How to Put a Computer Back to a Previous Time
By Christopher Kennedy
Updated September 28, 2017
System restore is a program bundled with Windows that allows user to restore their computer to a previous time and date in the event that their computer becomes infected with a virus or experiences problems associated with software conflicts. More importantly, it is a safeguard to protect the computer system against children and users who may unintentionally cause an issue within a computer. The system restore process is an easy and simple process to undertake.
Click the "Start" button, followed by the "Programs" link to access the list of software on your computer.
Navigate to the "Accessories" folder and within, find the "System Tools" folder. From the list of applications, select "System Restore."
Your computer will take a moment to access System restore. When it is finished, read the disclaimer and click "Next."
From the resulting list, select a day in which you wish to set your computer back to. If you are worried that you may lose a particular program, you can click the "Scan for affected programs" button to see a list of programs that will be uninstalled due too the restore process. If you wish to set your computer back to another date, click the "Show more restore points" button. When you are finished, click "Next."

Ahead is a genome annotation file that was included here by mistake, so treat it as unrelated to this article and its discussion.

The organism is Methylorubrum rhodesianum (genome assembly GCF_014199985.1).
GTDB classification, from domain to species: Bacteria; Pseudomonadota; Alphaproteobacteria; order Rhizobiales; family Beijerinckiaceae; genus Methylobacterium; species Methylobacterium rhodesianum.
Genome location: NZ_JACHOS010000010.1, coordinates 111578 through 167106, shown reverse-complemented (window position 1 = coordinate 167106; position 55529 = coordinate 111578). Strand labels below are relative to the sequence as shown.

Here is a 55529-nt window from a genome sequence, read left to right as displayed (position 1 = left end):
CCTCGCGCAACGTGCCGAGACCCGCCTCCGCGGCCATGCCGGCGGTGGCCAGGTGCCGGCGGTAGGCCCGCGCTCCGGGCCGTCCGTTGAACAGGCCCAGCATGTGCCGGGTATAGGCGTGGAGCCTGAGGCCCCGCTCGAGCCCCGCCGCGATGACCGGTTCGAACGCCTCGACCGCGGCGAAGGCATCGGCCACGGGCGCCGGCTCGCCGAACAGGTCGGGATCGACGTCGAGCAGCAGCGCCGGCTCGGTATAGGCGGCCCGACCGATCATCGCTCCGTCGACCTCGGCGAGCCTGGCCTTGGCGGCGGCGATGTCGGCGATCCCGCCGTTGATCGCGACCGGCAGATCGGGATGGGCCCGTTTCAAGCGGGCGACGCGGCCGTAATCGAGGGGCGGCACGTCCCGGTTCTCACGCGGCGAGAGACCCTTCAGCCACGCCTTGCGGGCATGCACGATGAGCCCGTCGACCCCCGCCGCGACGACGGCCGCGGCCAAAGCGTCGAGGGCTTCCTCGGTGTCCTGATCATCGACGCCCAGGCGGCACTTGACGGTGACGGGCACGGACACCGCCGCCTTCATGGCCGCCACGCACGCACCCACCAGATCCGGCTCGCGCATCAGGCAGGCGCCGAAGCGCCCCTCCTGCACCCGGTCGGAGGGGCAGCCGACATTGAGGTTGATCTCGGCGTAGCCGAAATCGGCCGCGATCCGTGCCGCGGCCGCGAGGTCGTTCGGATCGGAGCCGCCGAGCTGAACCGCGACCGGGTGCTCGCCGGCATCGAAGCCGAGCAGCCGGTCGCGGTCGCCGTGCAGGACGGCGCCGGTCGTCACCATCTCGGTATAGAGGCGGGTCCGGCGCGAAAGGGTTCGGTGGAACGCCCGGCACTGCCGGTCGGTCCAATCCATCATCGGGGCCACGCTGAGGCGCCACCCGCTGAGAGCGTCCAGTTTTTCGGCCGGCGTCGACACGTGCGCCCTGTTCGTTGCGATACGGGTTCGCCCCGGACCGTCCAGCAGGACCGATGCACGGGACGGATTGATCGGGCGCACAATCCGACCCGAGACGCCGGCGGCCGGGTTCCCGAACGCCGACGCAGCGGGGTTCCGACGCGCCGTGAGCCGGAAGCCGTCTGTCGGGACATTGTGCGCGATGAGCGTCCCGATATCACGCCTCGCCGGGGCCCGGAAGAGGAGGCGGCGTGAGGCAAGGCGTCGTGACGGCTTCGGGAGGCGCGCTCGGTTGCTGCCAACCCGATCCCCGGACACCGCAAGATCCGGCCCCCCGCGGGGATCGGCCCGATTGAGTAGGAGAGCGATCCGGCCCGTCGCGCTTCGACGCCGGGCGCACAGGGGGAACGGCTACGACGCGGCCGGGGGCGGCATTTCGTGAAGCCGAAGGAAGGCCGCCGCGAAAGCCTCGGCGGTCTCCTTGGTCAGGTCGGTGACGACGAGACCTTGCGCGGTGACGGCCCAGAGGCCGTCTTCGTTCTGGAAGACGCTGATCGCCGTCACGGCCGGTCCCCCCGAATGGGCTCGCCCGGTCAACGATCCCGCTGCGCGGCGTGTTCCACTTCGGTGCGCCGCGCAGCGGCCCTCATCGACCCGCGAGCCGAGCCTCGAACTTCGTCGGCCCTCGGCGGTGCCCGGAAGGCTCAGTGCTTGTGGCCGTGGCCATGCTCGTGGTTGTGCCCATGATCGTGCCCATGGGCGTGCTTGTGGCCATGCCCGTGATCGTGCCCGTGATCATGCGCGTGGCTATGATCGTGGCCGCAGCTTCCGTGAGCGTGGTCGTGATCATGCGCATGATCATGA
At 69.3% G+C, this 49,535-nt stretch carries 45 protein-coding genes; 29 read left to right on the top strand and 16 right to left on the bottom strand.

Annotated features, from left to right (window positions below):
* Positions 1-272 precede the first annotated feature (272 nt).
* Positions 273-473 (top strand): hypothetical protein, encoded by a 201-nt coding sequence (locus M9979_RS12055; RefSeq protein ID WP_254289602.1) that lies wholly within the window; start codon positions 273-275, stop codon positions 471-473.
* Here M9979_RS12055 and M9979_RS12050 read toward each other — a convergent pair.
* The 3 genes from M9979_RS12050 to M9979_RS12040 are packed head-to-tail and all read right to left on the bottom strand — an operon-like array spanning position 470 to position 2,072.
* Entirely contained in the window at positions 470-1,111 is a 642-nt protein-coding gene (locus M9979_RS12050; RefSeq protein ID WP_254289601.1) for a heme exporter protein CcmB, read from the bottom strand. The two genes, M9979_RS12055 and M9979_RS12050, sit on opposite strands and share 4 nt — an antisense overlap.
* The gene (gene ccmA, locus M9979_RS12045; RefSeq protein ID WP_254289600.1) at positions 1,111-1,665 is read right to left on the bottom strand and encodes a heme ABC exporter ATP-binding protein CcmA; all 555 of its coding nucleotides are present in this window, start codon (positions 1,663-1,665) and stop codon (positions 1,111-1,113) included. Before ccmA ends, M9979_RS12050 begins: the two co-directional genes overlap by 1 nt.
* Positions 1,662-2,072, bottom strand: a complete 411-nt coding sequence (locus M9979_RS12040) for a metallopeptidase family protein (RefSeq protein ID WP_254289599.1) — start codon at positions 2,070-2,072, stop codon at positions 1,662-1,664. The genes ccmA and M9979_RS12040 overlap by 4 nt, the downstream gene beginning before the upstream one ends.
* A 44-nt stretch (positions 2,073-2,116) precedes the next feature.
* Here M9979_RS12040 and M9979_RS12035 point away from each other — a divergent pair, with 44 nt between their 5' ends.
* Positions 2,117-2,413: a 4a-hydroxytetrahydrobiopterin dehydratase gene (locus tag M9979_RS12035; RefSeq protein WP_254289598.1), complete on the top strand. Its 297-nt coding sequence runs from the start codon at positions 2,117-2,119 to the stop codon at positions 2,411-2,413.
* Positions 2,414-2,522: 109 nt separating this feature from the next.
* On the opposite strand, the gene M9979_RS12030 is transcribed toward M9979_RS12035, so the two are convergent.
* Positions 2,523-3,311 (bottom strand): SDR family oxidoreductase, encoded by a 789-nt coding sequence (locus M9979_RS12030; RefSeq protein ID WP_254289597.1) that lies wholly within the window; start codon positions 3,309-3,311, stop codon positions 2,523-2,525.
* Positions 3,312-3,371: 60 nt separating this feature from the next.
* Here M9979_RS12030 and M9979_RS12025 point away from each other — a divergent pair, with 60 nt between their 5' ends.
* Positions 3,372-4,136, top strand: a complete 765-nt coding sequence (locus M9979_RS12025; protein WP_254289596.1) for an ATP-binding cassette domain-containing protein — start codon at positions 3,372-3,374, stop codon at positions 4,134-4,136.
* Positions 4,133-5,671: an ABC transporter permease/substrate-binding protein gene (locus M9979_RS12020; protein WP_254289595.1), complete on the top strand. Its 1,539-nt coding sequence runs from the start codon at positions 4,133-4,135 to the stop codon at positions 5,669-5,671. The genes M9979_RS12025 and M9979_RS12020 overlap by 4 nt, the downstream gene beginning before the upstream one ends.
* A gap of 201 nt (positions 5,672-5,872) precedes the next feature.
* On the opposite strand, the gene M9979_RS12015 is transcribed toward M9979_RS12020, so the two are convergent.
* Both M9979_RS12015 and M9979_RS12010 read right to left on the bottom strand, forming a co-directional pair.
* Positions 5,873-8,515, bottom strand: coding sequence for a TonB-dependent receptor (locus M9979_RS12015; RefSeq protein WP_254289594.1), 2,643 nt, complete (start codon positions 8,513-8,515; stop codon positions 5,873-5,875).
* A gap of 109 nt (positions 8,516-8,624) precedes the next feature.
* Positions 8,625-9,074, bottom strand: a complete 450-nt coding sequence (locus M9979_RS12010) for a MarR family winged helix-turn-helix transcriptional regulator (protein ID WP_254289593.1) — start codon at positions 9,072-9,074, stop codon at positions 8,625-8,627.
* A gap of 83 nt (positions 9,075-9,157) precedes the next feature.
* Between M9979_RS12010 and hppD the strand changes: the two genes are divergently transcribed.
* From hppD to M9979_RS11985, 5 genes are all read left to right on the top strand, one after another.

Confirm on the last page the date and time to which your computer will be restored. If you are satisfied, click "Finish" to begin the restoration process. Your computer will log you off your user account and begin to set your computer back to the day you requested.
Even though system restore does not delete any personal files, it is a good measure to back up all your personal files just in case something goes wrong.
If restoring your computer does not resolve your issue, you can undo the results and pick another date.
Christopher Kennedy is a graduate of Montclair State University and holds a degree in communication studies with a concentration in public relations. He began writing professionally in 2005, starting with the campus newspaper, "The Montclairion," and various private clients.